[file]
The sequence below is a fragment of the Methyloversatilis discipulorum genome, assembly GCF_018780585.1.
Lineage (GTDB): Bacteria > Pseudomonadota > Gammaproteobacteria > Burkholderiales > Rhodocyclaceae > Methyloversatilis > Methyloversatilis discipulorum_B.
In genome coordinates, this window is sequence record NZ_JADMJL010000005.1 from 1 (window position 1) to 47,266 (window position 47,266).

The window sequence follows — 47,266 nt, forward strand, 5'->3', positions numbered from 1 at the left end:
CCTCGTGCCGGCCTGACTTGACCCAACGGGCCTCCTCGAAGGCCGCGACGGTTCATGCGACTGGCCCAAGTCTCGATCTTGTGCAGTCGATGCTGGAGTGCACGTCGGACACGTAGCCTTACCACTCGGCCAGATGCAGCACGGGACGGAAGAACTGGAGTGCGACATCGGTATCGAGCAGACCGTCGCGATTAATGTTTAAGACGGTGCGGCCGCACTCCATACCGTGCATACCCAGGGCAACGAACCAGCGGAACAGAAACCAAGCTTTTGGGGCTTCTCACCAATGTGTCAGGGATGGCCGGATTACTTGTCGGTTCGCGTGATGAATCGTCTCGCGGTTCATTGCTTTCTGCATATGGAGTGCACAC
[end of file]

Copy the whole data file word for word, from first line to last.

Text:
The sequence below is a fragment of the Methyloversatilis discipulorum genome, assembly GCF_018780585.1.
Lineage (GTDB): Bacteria > Pseudomonadota > Gammaproteobacteria > Burkholderiales > Rhodocyclaceae > Methyloversatilis > Methyloversatilis discipulorum_B.
In genome coordinates, this window is sequence record NZ_JADMJL010000005.1 from 1 (window position 1) to 47,266 (window position 47,266).

The window sequence follows — 47,266 nt, forward strand, 5'->3', positions numbered from 1 at the left end:
CCTCGTGCCGGCCTGACTTGACCCAACGGGCCTCCTCGAAGGCCGCGACGGTTCATGCGACTGGCCCAAGTCTCGATCTTGTGCAGTCGATGCTGGAGTGCACGTCGGACACGTAGCCTTACCACTCGGCCAGATGCAGCACGGGACGGAAGAACTGGAGTGCGACATCGGTATCGAGCAGACCGTCGCGATTAATGTTTAAGACGGTGCGGCCGCACTCCATACCGTGCATACCCAGGGCAACGAACCAGCGGAACAGAAACCAAGCTTTTGGGGCTTCTCACCAATGTGTCAGGGATGGCCGGATTACTTGTCGGTTCGCGTGATGAATCGTCTCGCGGTTCATTGCTTTCTGCATATGGAGTGCACAC